Geological evolution of the Southern Philippines

Author : C.K. Burton
Publication : Bulletin of the Geological Society of Malaysia
Page : 87 – 102
Volume Number : 19
Year : 1986

Bulletin of the Geological Society of Malaysia, Volume 19, April 1986, pp. 87 – 102

Geological evolution of the Southern Philippines


P.T. Sungei Kencana, Seriabudi Bldg 1, 4th Floor, Jalan Rasuna Said, Kuningan, Jakarta, Indonesia


Abstract: The Philippines is a collage of geologic terranes of disparate origin, including at least one continental fragment. It has been characterized as an arc aggregate by Karig (1975).

Tectonically, a two-fold division has long been recognised, a NNW-SSE trending sigmoid mobile (seismic) belt being separated from a stable (aseismic) region around the Sulu Sea in the southwest (Gervasio, 1966). The mobile belt is margined, both to east and west, by discontinuous subduction zones and it seems that a similar situation has existed through much of Cenozoic time, the locus of subduction expanding, contracting and “flipping” across the zone.

In the southern Philippines an ancient arc crust has been dated as Cretaceous at Cebu and evidently extends at least into Bohol and central Mindanao. By late Eocene times it is thought that an east-dipping subduction zone existed on the west side of the ancestral Philippine islands, with a magmatic arc extending from east Panay through southwest Negros, probably into the Cotabato area of southern Mindanao.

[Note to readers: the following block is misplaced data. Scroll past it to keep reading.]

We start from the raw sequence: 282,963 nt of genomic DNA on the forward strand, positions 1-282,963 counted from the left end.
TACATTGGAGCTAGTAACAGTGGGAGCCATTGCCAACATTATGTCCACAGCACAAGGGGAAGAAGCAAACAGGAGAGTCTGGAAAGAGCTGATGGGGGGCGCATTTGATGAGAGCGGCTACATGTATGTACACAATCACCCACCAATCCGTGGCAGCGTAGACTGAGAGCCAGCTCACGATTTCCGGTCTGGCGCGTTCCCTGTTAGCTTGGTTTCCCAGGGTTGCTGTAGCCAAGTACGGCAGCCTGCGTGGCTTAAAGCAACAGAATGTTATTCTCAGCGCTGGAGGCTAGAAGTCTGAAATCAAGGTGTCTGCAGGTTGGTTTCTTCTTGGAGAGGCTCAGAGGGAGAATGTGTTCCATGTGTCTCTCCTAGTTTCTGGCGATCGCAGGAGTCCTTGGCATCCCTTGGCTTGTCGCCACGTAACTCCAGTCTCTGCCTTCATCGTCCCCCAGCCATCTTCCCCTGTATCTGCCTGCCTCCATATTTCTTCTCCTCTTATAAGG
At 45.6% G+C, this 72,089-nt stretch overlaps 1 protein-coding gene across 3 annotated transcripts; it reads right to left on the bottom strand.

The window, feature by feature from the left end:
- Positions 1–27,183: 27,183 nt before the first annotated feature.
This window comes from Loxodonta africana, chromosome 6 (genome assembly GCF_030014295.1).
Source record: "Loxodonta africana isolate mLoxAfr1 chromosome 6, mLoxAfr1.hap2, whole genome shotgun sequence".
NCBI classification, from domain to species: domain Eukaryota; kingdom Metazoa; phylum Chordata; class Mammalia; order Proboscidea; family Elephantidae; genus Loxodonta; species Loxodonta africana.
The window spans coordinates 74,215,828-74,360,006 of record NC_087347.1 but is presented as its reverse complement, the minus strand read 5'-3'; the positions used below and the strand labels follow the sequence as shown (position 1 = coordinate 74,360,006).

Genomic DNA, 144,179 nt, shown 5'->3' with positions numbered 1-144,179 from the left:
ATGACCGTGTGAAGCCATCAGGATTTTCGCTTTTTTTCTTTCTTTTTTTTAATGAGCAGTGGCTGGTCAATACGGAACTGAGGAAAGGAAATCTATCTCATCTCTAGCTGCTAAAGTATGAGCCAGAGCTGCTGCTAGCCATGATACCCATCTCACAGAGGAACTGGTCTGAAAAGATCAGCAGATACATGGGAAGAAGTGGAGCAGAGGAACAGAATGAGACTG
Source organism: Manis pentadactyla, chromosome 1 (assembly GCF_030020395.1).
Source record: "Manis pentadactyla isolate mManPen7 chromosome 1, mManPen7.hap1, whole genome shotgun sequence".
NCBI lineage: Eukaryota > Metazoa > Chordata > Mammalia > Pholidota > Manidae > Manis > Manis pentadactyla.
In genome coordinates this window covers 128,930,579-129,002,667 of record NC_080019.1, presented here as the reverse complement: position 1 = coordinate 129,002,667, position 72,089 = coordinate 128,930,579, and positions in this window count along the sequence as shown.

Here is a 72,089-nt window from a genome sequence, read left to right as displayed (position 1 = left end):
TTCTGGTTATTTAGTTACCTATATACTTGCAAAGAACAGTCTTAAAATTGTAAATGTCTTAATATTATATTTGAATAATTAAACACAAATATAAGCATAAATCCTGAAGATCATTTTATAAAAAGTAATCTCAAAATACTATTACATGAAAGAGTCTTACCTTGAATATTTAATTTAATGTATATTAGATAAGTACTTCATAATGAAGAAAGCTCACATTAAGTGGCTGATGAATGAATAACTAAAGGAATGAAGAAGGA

Emplacement of an ophiolite in western Panay is thought to have taken place around Late Oligocene times and may have been related to impingement of the Palawan-Busuanga microcontinent on the western side of the Panay-Negros arc. It is considered that in the southern Philippines the focus of subduction then flipped to the east side where westward subduction of oceanic crust occurred beneath the central Mindanao-Sangihe arc (Cardwell el al., 1980).

NW-SE trending transcurrent faulting in Negros and Cotabato (southern Mindanao) may be related to the opening of the Sulu and Celebes seas (Oligocene to Miocene). These movements apparently caused the Cotabato block to be displaced southeastwards, along the “Mindanao lineament” (Gervasio, 1966) across the axis of the central Mindanao arc. Recurvature of the Sarangani Peninsula may be part of the same process. Continuing westward subduction beneath the Sangihe-central Mindanao arc in the Pliocene, however, produced a line of volcanoes, with a median rift valley superimposed upon the NW-SE Cotabato trend.

East Mindanao is a northward extension of the Talaud arc of Indonesia which lies above a subduction zone opposed and in the process of collision with that of Sangihe (Cardwell el al., 1980). It was concluded by these workers that in Mindanao the collision was substantially complete by the Late Miocene. The obliquity of the collision has led to the generation of the Philippine (transcurrent) fault whilst most of the subsequent westward translation of the Philippine Plate has been taken up in the Pliocene-Recent Philippine Trench.

The present writer believes (Burton, 1983), however, that part of the continuing post-collision plate convergence has been accommodated by rejuvenation of the Negros Trench and development of the Cotabato Trench on the west side of the mobile zone, evidently with related volcanism in Negros and possibly also in Zamboanga (west Mindanao).